Aberrant survival of hippocampal Cajal-Retzius cells leads to memory deficits, gamma rhythmopathies and susceptibility to seizures in adult mice

Martina Riva, Stéphanie Moriceau, Annunziato Morabito, Elena Dossi, Candela Sanchez-Bellot, Patrick Azzam, Andrea Navas-Olive, Beatriz Gal, Francesco Dori, Elena Cid, Fanny Ledonne, Sabrina David, Fabrice Trovero, Magali Bartolomucci, Eva Coppola, Nelson Rebola, Antoine Depaulis, Nathalie Rouach, Liset Menendez de la Prida, Franck Oury, Alessandra Pierani

Source : Nat Commun

2023 Mar 18

Pmid / DOI: 36934089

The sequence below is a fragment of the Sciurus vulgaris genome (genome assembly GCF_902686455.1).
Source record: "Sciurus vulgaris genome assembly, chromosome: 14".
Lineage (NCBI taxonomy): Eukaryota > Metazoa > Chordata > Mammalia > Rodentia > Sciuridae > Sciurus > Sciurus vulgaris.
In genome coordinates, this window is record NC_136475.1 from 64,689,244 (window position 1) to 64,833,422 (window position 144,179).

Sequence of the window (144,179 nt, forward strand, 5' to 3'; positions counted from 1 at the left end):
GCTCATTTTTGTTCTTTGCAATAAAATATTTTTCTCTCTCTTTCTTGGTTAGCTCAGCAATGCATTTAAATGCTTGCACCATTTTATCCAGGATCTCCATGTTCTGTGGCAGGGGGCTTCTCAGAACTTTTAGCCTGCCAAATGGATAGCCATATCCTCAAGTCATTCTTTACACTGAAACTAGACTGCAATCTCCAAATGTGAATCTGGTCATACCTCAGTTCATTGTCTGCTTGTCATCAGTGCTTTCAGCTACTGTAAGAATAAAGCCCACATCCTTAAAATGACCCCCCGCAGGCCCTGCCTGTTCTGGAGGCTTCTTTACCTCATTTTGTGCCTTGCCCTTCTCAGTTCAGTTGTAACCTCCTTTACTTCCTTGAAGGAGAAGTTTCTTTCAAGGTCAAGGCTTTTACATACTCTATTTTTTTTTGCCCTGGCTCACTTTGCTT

Cajal-Retzius cells (CRs) are transient neurons, disappearing almost completely in the postnatal neocortex by programmed cell death (PCD), with a percentage surviving up to adulthood in the hippocampus. Here, we evaluate CR's role in the establishment of adult neuronal and cognitive function using a mouse model preventing Bax-dependent PCD. CRs abnormal survival resulted in impairment of hippocampus-dependent memory, associated in vivo with attenuated theta oscillations and enhanced gamma activity in the dorsal CA1. At the cellular level, we observed transient changes in the number of NPY+ cells and altered CA1 pyramidal cell spine density. At the synaptic level, these changes translated into enhanced inhibitory currents in hippocampal pyramidal cells. Finally, adult mutants displayed an increased susceptibility to lethal tonic-clonic seizures in a kainate model of epilepsy. Our data reveal that aberrant survival of a small proportion of postnatal hippocampal CRs results in cognitive deficits and epilepsy-prone phenotypes in adulthood.

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